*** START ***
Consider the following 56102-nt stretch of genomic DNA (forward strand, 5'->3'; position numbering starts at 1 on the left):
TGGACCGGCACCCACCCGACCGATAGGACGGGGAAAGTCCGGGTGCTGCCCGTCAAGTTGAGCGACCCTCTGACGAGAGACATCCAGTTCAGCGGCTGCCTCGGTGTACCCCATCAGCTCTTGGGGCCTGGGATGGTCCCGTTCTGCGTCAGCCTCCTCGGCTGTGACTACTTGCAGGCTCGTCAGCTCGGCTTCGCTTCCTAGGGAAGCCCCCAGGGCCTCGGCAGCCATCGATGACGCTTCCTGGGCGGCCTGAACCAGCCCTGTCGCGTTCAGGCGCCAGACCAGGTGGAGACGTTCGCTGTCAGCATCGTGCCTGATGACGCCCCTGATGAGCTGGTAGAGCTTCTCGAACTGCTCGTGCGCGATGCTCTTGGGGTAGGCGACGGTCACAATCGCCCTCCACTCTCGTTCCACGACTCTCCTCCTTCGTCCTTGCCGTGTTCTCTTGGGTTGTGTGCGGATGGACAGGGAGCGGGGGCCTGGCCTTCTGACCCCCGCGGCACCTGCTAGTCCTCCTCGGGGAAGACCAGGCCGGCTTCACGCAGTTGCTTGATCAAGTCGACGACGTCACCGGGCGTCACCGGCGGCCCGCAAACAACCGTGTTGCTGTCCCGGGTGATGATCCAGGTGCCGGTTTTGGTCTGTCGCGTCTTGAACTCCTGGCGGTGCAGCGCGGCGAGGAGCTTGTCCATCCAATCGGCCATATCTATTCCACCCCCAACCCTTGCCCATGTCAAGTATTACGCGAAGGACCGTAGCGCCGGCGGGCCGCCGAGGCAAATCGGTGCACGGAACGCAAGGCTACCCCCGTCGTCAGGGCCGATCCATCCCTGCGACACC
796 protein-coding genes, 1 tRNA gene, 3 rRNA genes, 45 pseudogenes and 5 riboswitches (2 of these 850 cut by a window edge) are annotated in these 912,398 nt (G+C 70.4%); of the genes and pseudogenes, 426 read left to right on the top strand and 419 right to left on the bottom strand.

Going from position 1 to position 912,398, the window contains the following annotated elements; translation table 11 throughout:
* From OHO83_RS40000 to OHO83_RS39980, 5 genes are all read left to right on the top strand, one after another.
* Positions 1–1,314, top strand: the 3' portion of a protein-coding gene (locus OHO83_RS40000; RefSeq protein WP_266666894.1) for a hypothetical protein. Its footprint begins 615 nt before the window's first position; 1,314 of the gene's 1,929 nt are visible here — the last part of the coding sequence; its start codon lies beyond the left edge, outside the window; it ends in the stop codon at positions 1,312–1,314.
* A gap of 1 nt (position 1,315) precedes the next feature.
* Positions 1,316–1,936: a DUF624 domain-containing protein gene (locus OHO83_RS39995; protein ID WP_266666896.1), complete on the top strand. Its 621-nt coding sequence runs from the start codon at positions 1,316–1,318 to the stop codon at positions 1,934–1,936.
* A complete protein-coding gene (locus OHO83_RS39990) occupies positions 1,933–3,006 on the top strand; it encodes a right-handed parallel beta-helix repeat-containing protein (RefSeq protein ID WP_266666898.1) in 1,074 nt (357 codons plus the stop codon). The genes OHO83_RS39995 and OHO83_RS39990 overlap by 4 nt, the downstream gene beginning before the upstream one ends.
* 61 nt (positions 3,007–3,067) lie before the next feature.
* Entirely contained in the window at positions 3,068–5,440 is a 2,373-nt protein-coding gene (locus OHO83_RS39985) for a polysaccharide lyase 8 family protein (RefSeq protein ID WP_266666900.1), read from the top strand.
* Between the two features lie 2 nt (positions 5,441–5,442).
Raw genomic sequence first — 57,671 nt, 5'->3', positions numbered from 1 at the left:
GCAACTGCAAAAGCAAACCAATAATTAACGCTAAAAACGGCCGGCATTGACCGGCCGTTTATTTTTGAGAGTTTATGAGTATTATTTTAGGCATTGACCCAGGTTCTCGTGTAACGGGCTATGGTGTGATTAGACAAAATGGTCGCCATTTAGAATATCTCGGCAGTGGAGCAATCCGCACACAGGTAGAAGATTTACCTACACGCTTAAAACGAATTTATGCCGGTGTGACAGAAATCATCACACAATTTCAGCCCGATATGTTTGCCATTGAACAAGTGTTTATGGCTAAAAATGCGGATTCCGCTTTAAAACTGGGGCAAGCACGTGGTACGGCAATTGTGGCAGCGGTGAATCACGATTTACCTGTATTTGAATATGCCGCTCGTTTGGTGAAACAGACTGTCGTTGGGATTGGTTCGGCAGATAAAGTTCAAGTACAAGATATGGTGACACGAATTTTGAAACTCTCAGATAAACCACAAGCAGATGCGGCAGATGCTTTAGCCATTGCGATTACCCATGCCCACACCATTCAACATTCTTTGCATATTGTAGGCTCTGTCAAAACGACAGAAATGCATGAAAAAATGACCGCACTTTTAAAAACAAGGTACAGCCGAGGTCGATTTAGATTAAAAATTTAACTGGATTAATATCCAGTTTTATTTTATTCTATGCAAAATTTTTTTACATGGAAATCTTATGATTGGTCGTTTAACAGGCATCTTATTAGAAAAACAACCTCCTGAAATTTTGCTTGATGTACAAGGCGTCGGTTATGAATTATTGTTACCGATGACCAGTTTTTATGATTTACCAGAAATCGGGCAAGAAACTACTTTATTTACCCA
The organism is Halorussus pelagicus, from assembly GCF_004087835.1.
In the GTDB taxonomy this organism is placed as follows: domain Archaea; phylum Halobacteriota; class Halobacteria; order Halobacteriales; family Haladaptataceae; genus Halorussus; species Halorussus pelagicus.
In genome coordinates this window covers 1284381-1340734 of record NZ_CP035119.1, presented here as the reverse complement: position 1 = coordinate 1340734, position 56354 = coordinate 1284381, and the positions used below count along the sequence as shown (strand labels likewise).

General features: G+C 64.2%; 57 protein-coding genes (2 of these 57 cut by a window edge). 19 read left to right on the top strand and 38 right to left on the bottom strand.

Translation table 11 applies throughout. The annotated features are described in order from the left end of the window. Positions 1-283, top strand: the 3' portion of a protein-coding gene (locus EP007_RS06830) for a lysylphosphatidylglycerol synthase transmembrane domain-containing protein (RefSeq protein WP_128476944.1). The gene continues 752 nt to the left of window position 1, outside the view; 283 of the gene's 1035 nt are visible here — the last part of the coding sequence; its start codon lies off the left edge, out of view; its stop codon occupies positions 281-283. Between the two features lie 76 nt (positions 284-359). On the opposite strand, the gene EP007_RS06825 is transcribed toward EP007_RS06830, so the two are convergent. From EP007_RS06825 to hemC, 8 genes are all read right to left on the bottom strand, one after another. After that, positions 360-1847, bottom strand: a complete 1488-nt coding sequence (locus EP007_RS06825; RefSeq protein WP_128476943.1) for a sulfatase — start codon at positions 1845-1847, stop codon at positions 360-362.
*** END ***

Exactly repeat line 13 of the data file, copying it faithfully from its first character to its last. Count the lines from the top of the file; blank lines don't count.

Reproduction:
Raw genomic sequence first — 57,671 nt, 5'->3', positions numbered from 1 at the left: